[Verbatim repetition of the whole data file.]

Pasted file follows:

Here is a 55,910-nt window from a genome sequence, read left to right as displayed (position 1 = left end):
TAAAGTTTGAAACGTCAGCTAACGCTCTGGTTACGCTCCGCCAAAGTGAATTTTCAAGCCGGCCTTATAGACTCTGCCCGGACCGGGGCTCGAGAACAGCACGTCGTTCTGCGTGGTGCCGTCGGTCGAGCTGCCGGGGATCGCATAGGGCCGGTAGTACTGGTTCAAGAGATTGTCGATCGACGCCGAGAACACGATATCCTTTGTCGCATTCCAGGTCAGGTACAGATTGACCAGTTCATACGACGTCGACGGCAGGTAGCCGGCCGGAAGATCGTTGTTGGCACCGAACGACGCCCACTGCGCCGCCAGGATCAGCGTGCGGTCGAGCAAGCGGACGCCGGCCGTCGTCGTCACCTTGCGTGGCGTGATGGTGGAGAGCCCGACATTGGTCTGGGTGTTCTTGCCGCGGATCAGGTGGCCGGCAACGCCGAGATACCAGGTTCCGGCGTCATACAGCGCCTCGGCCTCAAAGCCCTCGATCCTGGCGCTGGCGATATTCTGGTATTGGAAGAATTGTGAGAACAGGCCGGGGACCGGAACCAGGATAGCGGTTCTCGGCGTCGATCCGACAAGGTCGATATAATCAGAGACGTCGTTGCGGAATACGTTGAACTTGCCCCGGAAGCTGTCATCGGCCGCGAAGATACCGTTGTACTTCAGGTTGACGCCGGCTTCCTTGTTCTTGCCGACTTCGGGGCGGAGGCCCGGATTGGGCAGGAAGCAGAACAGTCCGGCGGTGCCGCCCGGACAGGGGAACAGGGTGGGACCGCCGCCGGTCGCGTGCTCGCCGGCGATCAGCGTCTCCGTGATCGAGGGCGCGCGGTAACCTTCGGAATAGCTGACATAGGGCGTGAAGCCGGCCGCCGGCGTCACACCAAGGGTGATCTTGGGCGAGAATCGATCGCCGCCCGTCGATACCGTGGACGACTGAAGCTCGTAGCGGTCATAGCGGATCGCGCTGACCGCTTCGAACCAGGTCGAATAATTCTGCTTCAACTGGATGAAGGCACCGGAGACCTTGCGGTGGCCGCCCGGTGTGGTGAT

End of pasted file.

Here is a 55,910-nt window from a genome sequence, read left to right as displayed (position 1 = left end):
TAAAGTTTGAAACGTCAGCTAACGCTCTGGTTACGCTCCGCCAAAGTGAATTTTCAAGCCGGCCTTATAGACTCTGCCCGGACCGGGGCTCGAGAACAGCACGTCGTTCTGCGTGGTGCCGTCGGTCGAGCTGCCGGGGATCGCATAGGGCCGGTAGTACTGGTTCAAGAGATTGTCGATCGACGCCGAGAACACGATATCCTTTGTCGCATTCCAGGTCAGGTACAGATTGACCAGTTCATACGACGTCGACGGCAGGTAGCCGGCCGGAAGATCGTTGTTGGCACCGAACGACGCCCACTGCGCCGCCAGGATCAGCGTGCGGTCGAGCAAGCGGACGCCGGCCGTCGTCGTCACCTTGCGTGGCGTGATGGTGGAGAGCCCGACATTGGTCTGGGTGTTCTTGCCGCGGATCAGGTGGCCGGCAACGCCGAGATACCAGGTTCCGGCGTCATACAGCGCCTCGGCCTCAAAGCCCTCGATCCTGGCGCTGGCGATATTCTGGTATTGGAAGAATTGTGAGAACAGGCCGGGGACCGGAACCAGGATAGCGGTTCTCGGCGTCGATCCGACAAGGTCGATATAATCAGAGACGTCGTTGCGGAATACGTTGAACTTGCCCCGGAAGCTGTCATCGGCCGCGAAGATACCGTTGTACTTCAGGTTGACGCCGGCTTCCTTGTTCTTGCCGACTTCGGGGCGGAGGCCCGGATTGGGCAGGAAGCAGAACAGTCCGGCGGTGCCGCCCGGACAGGGGAACAGGGTGGGACCGCCGCCGGTCGCGTGCTCGCCGGCGATCAGCGTCTCCGTGATCGAGGGCGCGCGGTAACCTTCGGAATAGCTGACATAGGGCGTGAAGCCGGCCGCCGGCGTCACACCAAGGGTGATCTTGGGCGAGAATCGATCGCCGCCCGTCGATACCGTGGACGACTGAAGCTCGTAGCGGTCATAGCGGATCGCGCTGACCGCTTCGAACCAGGTCGAATAATTCTGCTTCAACTGGATGAAGGCACCGGAGACCTTGCGGTGGCCGCCCGGTGTGGTGAT